52 Weeks of Editing: Week 1—A Year of Editing A 19 Year Old First Draft

A castle on a hill with a lake in the foreground.
The Fortress at Cir Nacayjil (Art by Artbreeder)

Oh boy, Friday. It's the first week of a new year and that means pretty much everyone is pushing the New Year New You thing in various forms. Meanwhile, I'm actually recovering from the end of something. I submitted my corrected PhD thesis on 23rd December, right before the break.

It felt a little anticlimactic, to be honest. My partner spent the run-up to Christmas going to parties and trying to explain, over and over, that 1. yes I had kind of finished the PhD, but 2. there was more to do with it, and 3. I was working on that right now in the hope of completing before Christmas.

If you've not actually done a PhD, the process seems strange and arcane. If you've done a PhD, it's like the intellectual version of a Crufts agility challenge, where you're the dog running through all these different obstacles year after year. That's how it feels, anyway.

I'd passed the viva and was given six months to correct the thesis according to the examiners' requirements. I got extra time because of being disabled and the fact that I needed to a fair amount of technical corrections to the Ancient Greek quotations. I didn't have to do another viva (relief!) but I had until January 8th to complete all the work.

For a week or so in December, all I did was work on the thesis. Horrible, long days trying to get all the details right. Then, on the 23rd, I completed the five page resubmission form and sent it in. Huzzah! Christmas off, put everything down, take a break—

Oh, I know! said my brain. Let's go back and look at that seven book series I wrote nineteen years ago and start editing it. Finally, here I am getting to the point in the title. I spent about two days taking the files from the Amnar series I wrote in 2003-5 from textedit into a new Scrivener archive. At this point, I had no idea what I wanted to do with this, I just wanted to explore the old story and see what I thought of it after all this time.

I also dug out the printed copies, which I've been lugging around for the last couple of decades, and had a look at the original, unedited first drafts. After reading the first couple of chapters, I didn't want to set the whole thing on fire and go live in a cabin in the woods forever. The material has a lot of flaws—a LOT of flaws—but it's not entirely unsalvageable. At least, that's what I think now.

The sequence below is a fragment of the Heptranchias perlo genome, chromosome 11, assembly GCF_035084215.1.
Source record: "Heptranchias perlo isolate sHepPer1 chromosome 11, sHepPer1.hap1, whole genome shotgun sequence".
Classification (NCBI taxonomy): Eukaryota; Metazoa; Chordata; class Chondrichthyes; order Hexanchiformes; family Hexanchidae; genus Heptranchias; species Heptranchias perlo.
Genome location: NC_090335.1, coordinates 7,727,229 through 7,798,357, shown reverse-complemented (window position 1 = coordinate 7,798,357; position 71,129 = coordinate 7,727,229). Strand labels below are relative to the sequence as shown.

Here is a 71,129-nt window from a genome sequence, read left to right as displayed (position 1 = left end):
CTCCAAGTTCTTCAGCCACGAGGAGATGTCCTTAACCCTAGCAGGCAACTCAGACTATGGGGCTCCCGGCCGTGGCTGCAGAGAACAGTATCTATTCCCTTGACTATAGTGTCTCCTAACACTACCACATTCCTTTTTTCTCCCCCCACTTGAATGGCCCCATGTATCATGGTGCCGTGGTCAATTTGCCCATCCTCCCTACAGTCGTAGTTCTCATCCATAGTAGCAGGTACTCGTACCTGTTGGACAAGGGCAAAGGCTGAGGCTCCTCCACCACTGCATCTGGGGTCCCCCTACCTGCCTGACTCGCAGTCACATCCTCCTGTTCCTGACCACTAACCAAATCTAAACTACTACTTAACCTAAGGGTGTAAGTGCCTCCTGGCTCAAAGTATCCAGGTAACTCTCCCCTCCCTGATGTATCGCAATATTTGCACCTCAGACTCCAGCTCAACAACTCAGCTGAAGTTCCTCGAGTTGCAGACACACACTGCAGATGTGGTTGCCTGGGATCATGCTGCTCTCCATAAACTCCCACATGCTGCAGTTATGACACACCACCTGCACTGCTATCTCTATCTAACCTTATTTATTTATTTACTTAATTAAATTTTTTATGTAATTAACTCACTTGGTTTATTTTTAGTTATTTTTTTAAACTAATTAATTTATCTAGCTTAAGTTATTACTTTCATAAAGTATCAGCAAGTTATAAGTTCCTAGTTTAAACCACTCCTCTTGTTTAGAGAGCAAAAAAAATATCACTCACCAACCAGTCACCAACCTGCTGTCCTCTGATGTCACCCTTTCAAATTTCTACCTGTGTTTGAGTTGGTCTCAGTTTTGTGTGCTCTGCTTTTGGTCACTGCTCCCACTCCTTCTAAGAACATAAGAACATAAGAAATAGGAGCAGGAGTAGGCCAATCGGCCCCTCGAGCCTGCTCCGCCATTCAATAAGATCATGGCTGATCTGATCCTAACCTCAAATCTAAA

Hence this ridiculous idea that I could spend the next year going through the series, figuring out what works and what doesn't, and seeing if I could pull something good out of all that. Something worth reading, something I might even consider putting out into the world.

So, here's my idea. I spend a year editing the work. It's an exploratory process, not necessarily following a chapter-by-chapter edit, but figuring out what editing advice and techniques work, and probably doing a bunch of new writing to make the whole thing worth reading. I did some work on this over Christmas, but so far it's been slow because I'm recovering from the five and a half years of working on the PhD, adjusting to this Autism diagnosis, and waiting to see if the resubmission is enough to get me a second PhD qualification.

It means: 1. more writing here; 2. diary-like entries on editing and developing a nineteen-year-old idea; and 3. getting to the twenty-year anniversary at the end of next year to see what I'd like to do with this next. Expect: 1. random thoughts about the editing process; 2. reviews of some of the tools out there for editing and developing stories; 3. Amnar background material.

Now I'm off to donate blood. Have a good Friday!